29 September 2013
They couldn’t stay inexpressive for very long. After a short while and sometimes upon my gentle insistence, a smile would almost always inevitably start appearing on the corner of their lips. “They” are a few of the one thousand residents of the palace compound currently employed by the sultan of Yogyakarta.
The 250-year old buildings of the palace, called Kraton, were indeed not the most exciting part of this visit, although there were a few interesting shots to be taken in the pavilions and spacious courtyards, from dragon snakes to colourful lotus-shaped ornaments – as well as the inevitable pictures locals wanted to take with me. The most interesting to me was the combination of those historic halls with the relics of the past, those barefoot employees dressed in traditional Javanese attire (did you notice the dagger attached in their backs?), the most elderly ones helping schoolchildren with their work.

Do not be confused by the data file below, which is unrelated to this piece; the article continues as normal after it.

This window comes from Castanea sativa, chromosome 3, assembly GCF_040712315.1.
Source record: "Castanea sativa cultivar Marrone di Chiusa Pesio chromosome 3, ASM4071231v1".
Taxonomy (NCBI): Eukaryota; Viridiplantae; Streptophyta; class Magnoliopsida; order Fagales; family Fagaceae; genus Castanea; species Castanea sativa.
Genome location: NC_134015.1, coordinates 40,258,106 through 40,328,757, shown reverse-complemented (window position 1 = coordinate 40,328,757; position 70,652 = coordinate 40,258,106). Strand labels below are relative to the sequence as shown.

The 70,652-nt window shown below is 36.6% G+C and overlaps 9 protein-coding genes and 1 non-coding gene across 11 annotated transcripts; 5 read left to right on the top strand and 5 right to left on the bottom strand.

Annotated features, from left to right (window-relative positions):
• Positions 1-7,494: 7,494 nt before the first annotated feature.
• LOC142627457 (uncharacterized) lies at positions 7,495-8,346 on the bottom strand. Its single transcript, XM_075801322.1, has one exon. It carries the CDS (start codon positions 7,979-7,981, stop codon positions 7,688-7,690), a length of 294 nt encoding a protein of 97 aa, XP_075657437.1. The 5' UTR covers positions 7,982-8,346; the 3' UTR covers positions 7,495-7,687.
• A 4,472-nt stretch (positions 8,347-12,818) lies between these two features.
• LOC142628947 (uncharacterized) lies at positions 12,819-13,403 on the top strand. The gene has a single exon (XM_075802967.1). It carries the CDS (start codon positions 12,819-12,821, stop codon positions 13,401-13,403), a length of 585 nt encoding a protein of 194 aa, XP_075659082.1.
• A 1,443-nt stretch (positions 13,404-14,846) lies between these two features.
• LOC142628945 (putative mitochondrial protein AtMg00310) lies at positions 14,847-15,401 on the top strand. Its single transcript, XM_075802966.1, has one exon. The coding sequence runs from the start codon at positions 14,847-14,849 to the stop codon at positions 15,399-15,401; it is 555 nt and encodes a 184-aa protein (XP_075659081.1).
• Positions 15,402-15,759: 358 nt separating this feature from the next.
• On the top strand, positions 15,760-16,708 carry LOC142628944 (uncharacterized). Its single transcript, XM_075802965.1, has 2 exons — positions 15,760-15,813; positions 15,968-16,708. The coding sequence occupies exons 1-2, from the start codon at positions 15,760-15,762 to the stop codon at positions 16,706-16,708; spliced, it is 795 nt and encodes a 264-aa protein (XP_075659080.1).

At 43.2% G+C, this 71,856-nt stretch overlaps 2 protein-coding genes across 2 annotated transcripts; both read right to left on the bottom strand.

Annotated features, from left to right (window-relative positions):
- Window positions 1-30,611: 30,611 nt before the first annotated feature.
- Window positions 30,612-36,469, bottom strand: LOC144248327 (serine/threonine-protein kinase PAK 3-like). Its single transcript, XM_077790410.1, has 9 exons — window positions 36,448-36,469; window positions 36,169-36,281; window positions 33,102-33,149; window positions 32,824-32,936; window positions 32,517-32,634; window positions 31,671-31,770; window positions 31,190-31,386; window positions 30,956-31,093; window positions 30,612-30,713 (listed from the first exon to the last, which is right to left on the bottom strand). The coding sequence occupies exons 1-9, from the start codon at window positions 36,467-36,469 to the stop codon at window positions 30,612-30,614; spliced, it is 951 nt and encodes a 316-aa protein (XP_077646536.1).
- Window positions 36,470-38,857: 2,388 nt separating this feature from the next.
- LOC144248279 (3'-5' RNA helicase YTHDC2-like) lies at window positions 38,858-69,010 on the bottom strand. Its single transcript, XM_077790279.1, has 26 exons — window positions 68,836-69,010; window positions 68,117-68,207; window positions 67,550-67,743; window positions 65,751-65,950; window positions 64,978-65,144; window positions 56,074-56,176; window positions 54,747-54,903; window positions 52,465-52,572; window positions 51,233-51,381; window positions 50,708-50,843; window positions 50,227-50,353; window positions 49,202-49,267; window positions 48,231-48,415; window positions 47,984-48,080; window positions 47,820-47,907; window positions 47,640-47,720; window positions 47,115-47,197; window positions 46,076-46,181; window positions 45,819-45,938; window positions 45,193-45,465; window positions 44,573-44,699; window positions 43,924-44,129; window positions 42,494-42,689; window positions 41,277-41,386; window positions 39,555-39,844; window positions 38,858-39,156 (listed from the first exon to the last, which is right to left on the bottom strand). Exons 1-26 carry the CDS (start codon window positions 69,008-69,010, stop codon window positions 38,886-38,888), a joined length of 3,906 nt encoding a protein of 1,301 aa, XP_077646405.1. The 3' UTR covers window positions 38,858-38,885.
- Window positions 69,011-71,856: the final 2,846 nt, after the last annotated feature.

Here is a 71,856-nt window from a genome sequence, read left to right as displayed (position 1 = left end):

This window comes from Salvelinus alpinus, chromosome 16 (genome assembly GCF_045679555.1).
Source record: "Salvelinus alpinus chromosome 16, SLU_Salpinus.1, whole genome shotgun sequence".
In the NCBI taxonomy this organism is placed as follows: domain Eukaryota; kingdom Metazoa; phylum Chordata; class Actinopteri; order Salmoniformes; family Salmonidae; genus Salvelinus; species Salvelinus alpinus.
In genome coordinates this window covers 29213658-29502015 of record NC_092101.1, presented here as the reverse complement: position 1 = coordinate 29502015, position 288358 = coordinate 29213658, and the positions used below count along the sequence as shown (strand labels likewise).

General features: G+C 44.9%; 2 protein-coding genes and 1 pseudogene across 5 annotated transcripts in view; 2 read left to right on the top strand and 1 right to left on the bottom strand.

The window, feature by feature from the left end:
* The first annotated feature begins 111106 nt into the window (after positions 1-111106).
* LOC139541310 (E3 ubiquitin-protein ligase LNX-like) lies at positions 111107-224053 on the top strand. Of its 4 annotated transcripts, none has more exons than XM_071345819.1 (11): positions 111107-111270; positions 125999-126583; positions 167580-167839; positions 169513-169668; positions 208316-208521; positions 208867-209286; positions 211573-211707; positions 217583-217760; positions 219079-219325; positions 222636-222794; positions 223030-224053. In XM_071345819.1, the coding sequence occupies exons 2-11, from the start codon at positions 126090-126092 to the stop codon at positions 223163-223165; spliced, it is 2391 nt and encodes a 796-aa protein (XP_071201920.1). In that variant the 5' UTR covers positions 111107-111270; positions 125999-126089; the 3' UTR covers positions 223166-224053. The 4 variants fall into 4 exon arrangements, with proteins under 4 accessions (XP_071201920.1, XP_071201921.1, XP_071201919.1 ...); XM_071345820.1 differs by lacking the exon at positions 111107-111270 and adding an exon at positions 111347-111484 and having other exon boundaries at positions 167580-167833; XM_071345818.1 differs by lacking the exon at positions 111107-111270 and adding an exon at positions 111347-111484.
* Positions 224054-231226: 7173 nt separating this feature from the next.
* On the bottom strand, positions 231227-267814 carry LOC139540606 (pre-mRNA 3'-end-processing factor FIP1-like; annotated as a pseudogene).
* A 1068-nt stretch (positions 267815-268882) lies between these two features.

Yet the importance of the sultan shouldn’t be underestimated. When the various Indonesian regions struggled for independence against the Dutch at the end of the 1940s, Yogyakarta became the temporary capital and when the Dutch eventually occupied the city, the sultan locked himself up in his palace, allowing rebels to use the 25,000-resident compound as their headquarters. The Dutch never dared to move against the sultan who was almost considered as a god to the Javanese people. Because of the sultan’s active and essential support to Indonesia’s independence, Yogyakarta remains to this day the only region in the country, in fact granted special administrative status, headed by a monarchy.
While much of the Kraton is now a peaceful, tranquil place, the home of its own batik (traditional cloth) industries and other mosques, the sultan’s power can still be felt, for instance on his decision to displace the settlement of the Water Castle. In an upcoming post, I’ll share with you pictures of the dance performance that is held daily at the Kraton (each day showcases a different style), a real bargain for the $1 entrance ticket to the Kraton.